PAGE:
IUCN threat status:

Not evaluated

Comprehensive Description

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This perennial wildflower is 4-8" tall, consisting of leafy stems with axillary flowers and seed capsules. The stems are light green and glabrous. The blades of alternate leaves are about 1-2½" long and ¾-1½" across; they are oval-cordate in shape and serrate-crenate along their margins. The base of each leaf blade is indented, while its tip is well-rounded to somewhat pointed. The upper blade surface is medium to dark green and glabrous, while the lower surface to light to medium green and glabrous. The slender petioles are about the same length as the leaf blades or shorter; they are light green and glabrous. Individual flowers develop from the axils of the leaves on slender pedicels about 1½-3" long; the flowers are usually held above the leaves. The pedicels are light green and glabrous; there is a pair of small linear bracts toward the middle of each pedicel. Individual flowers are ½-¾" across, consisting of 5 pale blue-violet petals, 5 green sepals, and the reproductive organs. The style of each flower is bent downward at its tip, where it is not swollen. Dark blue-violet veins radiate away from the throat of each flower across the petals; the two lateral petals have tufts of white hair (or beards) toward their bases. The lower petal has a relatively long nectar spur about ¼" long; this spur is sometimes visible when the flower is viewed from the front (behind the upper 2 petals). The nectar spur is relatively stout and either straight or slightly hooked. The sepals are linear-lanceolate and hairless. The blooming period occurs during the middle of spring for about 1 month. Fertilized flowers produce an ovoid-oblongoid seed capsule about 1/3" long. This capsule splits open into 3 parts to fling the seeds from the mother plant. This wildflower also produces inconspicuous cleistogamous flowers during the summer, which are self-fertile; their seed capsules are similar to the earlier fertilized flowers. The small seeds are globoid in shape and light brown at maturity. The root system consists of a vertical crown with fibrous roots and horizontal rhizomes; clonal offsets are produced occasionally from the rhizomes.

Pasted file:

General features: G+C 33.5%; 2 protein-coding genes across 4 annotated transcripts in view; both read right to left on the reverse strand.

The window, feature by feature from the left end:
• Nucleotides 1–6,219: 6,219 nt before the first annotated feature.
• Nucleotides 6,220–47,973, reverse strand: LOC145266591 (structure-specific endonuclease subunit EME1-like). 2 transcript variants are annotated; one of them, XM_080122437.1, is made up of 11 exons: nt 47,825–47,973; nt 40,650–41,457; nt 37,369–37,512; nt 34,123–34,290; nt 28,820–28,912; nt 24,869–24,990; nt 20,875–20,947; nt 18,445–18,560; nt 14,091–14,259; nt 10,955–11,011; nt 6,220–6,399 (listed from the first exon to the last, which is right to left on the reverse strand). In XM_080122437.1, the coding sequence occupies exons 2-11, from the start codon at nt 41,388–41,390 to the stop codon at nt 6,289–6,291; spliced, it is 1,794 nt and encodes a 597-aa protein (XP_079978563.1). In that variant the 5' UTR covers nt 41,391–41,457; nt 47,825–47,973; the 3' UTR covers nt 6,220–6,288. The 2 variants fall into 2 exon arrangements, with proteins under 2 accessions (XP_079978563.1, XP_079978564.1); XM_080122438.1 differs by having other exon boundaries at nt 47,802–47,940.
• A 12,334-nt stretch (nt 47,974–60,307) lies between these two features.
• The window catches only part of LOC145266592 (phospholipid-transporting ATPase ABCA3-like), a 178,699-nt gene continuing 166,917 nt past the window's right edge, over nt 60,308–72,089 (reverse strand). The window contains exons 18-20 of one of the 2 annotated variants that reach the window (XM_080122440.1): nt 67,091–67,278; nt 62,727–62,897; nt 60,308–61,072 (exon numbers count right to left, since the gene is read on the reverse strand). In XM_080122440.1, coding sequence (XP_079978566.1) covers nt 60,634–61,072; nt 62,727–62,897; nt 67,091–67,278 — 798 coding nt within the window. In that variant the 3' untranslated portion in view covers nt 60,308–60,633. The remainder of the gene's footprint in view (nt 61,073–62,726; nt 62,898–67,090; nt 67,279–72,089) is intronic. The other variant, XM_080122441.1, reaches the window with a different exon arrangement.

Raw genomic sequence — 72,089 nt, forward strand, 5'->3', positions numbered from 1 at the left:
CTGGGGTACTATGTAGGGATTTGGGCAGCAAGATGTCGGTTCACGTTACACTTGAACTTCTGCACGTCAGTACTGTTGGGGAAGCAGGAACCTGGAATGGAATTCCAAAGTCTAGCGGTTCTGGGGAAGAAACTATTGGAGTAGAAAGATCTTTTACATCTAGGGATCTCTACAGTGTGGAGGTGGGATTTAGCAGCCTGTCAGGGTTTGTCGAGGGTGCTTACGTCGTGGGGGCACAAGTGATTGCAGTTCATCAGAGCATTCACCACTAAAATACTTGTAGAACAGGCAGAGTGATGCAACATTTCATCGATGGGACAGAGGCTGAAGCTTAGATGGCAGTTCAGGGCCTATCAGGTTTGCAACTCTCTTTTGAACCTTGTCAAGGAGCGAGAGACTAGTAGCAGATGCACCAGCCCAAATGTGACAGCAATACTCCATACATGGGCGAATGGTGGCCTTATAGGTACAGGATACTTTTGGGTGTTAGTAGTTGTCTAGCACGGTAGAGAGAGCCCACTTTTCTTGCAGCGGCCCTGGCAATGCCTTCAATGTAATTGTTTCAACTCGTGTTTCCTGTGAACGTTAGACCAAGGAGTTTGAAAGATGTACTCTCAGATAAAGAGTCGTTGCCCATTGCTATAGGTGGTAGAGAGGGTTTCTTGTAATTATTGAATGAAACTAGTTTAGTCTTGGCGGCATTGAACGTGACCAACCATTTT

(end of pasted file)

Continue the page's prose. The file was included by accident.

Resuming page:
Creative Commons Attribution Non Commercial 3.0 (CC BY-NC 3.0)

© John Hilty

Source: Illinois Wildflowers

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